A few years ago I was writing about our experiments with “Real Food“. Basically we were working on cutting out processed food and added sugars from our diets.
Why would we do such a thing? Well, E was having digestive problems, I was trying to improve my fitness and when it came right down to it we realized that we were eating a lot of processed junk.
Fast forward a couple years and add another baby and we’re back at square one.
I would say that we made some significant and lasting changes when we made our initial push to clean up our diets. There have been some things that have really stuck – like always buying the whole food – as in the full fat model. Homo milk, full fat yogurts, cheeses, etc. none of this “light” or “fat free” diet foods.
What we found was that by eating the proper amount of the full fat food we were still able to maintain healthy body weights and we stayed full longer.
I’m no dietitian or scientist, and I’m no expert. I am just speaking from our experience, and we have found eating the whole food has been that it takes less food to fill the void so we ultimately end up consuming less.
Now, let me be honest here. We are far less than perfect. In fact that is the whole point of my post. I’m figuring this all out for us again.
Adding another person to our family threw a huge curve ball to my whole meal planning/whole food/make it from scratch philosophy. I got busy, and I got lazy.
I was still making a lot of things from scratch – I always will. I love baking and if there’s any place I’m going to putter in my house it’s my kitchen. But we had also let a lot of convenience foods creep in. I think the biggest thing that I was finding was that we were eating a lot of “treats”.
All of a sudden we found that E was having digestive problems again and we were repeating our visits to Dr’s, paediatricians, & specialists to treat a problem we had already treated and we had hoped we had solved.
So, here I am again, examining our food, and trying to figure out what works for our family now. Making nutritious homemade meals is important to me, and my go-to sites haven’t changed. I still frequent 100 days of real food when I’m looking for great healthy recipes. I also adapt a lot of family recipes to suit our needs, and being an experimenter in the kitchen I often throw things in a pan and hope it turns out – this has varying degrees of success for me.
I have also recently found the Weelicious website and purchased her cookbook Weelicious Lunches which is an amazing resource because E can look through the book and pick what she wants. I have found that a lot of the recipes include items that you would have around the house without getting into too many odd items. This has really helped to get better foods into both kids, but especially E. At this point L will devour anything I put in front of her.
Ultimately everyone will define “real food” differently, so what I deem to be acceptable at my house may not be what you would choose to feed your family.
Here are the things I have learned about us, and how I define “real food” at my house:
- When buying a pre-made item I want the least amount of ingredients possible on the label. I also want to read and recognize all of those items – if I wouldn’t find it in my pantry I may reconsider my choice.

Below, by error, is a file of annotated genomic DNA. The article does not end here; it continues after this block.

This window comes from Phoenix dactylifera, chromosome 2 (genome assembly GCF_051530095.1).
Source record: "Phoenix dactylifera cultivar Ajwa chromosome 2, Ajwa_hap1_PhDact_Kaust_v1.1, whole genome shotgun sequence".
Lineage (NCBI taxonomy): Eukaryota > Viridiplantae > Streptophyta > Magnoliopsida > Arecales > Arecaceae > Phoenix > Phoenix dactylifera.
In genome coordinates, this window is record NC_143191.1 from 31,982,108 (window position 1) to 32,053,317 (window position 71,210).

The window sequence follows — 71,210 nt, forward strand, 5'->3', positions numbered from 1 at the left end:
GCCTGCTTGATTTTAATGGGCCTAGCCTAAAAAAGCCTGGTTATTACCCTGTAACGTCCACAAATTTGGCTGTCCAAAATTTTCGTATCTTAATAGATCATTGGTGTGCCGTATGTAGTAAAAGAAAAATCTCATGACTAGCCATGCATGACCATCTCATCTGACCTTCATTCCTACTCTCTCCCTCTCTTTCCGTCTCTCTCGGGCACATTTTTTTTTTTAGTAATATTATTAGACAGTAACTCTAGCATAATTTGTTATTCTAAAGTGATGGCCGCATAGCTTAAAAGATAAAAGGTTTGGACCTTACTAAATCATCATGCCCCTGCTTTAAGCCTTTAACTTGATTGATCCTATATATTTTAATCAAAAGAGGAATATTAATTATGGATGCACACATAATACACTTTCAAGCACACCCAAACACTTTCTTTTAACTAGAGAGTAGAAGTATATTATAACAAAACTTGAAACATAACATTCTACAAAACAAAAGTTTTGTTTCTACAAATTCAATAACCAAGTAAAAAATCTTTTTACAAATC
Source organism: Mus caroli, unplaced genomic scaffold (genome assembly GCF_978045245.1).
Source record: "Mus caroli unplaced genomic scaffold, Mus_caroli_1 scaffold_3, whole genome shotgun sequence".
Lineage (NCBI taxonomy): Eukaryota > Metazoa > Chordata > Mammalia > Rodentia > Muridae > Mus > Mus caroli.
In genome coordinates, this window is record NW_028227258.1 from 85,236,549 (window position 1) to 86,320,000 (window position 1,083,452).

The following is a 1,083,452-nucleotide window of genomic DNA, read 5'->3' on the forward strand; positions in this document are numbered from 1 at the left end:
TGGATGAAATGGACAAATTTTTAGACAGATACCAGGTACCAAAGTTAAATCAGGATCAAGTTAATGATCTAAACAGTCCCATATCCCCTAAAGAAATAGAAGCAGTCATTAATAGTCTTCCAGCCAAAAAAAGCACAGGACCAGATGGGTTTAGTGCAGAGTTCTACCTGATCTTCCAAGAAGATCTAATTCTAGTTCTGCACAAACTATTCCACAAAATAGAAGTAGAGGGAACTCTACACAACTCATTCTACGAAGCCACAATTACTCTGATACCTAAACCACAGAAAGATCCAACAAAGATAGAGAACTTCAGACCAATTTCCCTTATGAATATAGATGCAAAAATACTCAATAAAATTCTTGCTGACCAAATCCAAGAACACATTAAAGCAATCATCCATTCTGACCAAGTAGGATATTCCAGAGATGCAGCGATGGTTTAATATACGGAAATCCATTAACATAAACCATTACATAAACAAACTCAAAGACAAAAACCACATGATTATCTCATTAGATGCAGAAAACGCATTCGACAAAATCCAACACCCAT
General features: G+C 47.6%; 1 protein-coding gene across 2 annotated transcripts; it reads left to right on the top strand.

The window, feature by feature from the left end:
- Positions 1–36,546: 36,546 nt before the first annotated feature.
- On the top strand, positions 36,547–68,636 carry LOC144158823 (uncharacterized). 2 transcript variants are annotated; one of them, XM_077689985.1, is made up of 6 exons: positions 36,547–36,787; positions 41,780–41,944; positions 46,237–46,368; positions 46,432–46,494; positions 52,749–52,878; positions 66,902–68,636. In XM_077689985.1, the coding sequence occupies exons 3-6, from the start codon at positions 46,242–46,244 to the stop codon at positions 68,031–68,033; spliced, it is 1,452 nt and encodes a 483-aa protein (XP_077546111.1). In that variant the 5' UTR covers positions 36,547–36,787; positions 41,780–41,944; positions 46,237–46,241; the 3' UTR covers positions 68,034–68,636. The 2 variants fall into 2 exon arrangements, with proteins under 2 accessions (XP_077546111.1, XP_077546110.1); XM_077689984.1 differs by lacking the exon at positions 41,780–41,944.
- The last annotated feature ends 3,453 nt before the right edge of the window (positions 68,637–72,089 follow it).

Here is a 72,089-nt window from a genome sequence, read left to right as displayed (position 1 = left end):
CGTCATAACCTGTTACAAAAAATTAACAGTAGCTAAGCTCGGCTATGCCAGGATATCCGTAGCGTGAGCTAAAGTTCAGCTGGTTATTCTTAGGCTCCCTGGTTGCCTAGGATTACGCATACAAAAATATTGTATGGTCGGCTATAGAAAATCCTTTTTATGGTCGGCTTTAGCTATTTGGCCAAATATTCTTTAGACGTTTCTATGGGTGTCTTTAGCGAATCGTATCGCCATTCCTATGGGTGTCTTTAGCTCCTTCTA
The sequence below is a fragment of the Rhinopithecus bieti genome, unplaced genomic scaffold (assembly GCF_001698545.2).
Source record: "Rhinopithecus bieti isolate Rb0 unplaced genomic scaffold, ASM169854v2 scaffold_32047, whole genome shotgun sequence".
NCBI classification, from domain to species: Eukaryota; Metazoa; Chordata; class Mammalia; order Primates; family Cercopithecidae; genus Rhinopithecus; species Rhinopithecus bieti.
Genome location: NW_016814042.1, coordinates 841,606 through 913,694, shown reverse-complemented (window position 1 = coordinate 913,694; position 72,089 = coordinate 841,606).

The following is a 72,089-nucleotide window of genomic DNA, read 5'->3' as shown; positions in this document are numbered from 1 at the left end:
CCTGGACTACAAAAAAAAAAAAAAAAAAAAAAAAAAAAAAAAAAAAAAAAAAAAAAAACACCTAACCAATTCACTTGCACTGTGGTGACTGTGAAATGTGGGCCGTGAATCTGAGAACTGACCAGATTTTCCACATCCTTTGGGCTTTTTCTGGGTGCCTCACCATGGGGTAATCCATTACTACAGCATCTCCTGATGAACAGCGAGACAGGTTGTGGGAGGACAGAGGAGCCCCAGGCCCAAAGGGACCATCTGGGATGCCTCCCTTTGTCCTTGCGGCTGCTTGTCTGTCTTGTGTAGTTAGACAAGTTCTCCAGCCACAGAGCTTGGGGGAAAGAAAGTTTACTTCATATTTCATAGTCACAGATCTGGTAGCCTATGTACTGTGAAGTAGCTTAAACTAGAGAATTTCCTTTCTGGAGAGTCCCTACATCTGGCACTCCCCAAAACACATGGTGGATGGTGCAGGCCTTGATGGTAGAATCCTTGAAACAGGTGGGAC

- I don’t buy any pre-packaged baked goods, and very few snack items, this is largely due to food allergies here but also because I find they have a lot of unnecessary sugars and dyes in them.
- I am not willing to spend the money to always buy organic produce. I would love to, but I’m not willing to break the bank on my grocery bill. Fruits and vegetables are the bulk of what we eat and I serve them with every meal. I always pick local produce first, and will buy organic if possible but for the most part local is good enough for me.
- We will never cut out all sugar, or maybe even most sugar. Ok, I get that refined sugars and added sugars (and many sugar additives) are bad. I work hard to minimize them.
- I don’t necessarily count a homemade baked good as a “treat”. I use sugar alternatives (honey, maple syrup etc.) on occasion, but I am going to continue to use white sugar in most recipe’s (like cookies). I think this is fine in moderation and a heck of a lot better than the store bought alternatives.
- I use margarine. I would prefer to use butter, and I tried using butter exclusively for a while but honestly I was spending like $70/month on butter alone just for all the baking that I do. CRAZY. So sorry but my baked goods most often have margarine in them. I am not willing to spend that much on butter and if I cut back on the baking that I do I find we spend a lot more at the grocery store.
All that said, this is a journey for us. Sometimes we do better than others. I do plan our meals so that I always know what’s for dinner making it easy to avoid eating out. We are still experimenting. I find that I am constantly tweaking and making changes to the way we eat, or I plan, or prep to accommodate the stage that our family is in NOW. What worked six months ago doesn’t necessarily work now and what’s working now isn’t necessarily going to work in 6 months.
Let me also say that this is something that we have decided as a family is a priority for us. It may not be a priority for you – THAT’S OK! It has taken me a lot of time and energy to figure these things out for us and they may not be things that you’re willing to spend your time and energy on. We all do the best that we can to serve our families and we all value different things.
So how bout you? Have you been changing things up in your diet recently? What worked and what didn’t? Was it easy? Hard? I’d love to know where you’re at and what you’re doing because sharing ideas is one of the best ways to learn!